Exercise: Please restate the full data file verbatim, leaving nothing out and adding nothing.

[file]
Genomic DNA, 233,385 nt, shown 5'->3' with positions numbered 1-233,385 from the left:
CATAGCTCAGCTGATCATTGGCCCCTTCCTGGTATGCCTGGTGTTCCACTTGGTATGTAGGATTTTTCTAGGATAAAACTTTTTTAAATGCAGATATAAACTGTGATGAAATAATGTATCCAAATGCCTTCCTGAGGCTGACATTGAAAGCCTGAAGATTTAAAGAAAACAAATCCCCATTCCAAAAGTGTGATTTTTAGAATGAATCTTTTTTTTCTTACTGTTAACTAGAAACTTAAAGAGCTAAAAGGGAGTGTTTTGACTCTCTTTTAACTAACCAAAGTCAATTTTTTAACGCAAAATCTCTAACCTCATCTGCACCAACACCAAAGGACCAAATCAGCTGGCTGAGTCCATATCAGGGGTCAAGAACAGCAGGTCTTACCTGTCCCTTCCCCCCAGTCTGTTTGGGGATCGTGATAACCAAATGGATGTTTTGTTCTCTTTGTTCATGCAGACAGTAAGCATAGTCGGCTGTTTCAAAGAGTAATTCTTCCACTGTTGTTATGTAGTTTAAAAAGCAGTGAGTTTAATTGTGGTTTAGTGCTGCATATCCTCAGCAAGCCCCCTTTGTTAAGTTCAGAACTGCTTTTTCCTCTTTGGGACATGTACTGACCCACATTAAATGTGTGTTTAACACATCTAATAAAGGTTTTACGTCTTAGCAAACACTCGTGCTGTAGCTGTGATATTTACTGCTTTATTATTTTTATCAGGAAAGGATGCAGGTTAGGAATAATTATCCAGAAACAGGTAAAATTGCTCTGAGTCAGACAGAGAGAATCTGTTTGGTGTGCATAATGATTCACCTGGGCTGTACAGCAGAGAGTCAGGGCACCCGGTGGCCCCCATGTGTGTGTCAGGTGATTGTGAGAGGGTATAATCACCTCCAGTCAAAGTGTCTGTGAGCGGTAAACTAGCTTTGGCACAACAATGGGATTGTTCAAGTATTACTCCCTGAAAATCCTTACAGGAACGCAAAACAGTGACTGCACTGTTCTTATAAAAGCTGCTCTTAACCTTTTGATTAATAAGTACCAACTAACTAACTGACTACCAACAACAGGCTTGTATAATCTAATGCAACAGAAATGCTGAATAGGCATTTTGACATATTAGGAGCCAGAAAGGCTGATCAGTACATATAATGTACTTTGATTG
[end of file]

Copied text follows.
Genomic DNA, 233,385 nt, shown 5'->3' with positions numbered 1-233,385 from the left:
CATAGCTCAGCTGATCATTGGCCCCTTCCTGGTATGCCTGGTGTTCCACTTGGTATGTAGGATTTTTCTAGGATAAAACTTTTTTAAATGCAGATATAAACTGTGATGAAATAATGTATCCAAATGCCTTCCTGAGGCTGACATTGAAAGCCTGAAGATTTAAAGAAAACAAATCCCCATTCCAAAAGTGTGATTTTTAGAATGAATCTTTTTTTTCTTACTGTTAACTAGAAACTTAAAGAGCTAAAAGGGAGTGTTTTGACTCTCTTTTAACTAACCAAAGTCAATTTTTTAACGCAAAATCTCTAACCTCATCTGCACCAACACCAAAGGACCAAATCAGCTGGCTGAGTCCATATCAGGGGTCAAGAACAGCAGGTCTTACCTGTCCCTTCCCCCCAGTCTGTTTGGGGATCGTGATAACCAAATGGATGTTTTGTTCTCTTTGTTCATGCAGACAGTAAGCATAGTCGGCTGTTTCAAAGAGTAATTCTTCCACTGTTGTTATGTAGTTTAAAAAGCAGTGAGTTTAATTGTGGTTTAGTGCTGCATATCCTCAGCAAGCCCCCTTTGTTAAGTTCAGAACTGCTTTTTCCTCTTTGGGACATGTACTGACCCACATTAAATGTGTGTTTAACACATCTAATAAAGGTTTTACGTCTTAGCAAACACTCGTGCTGTAGCTGTGATATTTACTGCTTTATTATTTTTATCAGGAAAGGATGCAGGTTAGGAATAATTATCCAGAAACAGGTAAAATTGCTCTGAGTCAGACAGAGAGAATCTGTTTGGTGTGCATAATGATTCACCTGGGCTGTACAGCAGAGAGTCAGGGCACCCGGTGGCCCCCATGTGTGTGTCAGGTGATTGTGAGAGGGTATAATCACCTCCAGTCAAAGTGTCTGTGAGCGGTAAACTAGCTTTGGCACAACAATGGGATTGTTCAAGTATTACTCCCTGAAAATCCTTACAGGAACGCAAAACAGTGACTGCACTGTTCTTATAAAAGCTGCTCTTAACCTTTTGATTAATAAGTACCAACTAACTAACTGACTACCAACAACAGGCTTGTATAATCTAATGCAACAGAAATGCTGAATAGGCATTTTGACATATTAGGAGCCAGAAAGGCTGATCAGTACATATAATGTACTTTGATTG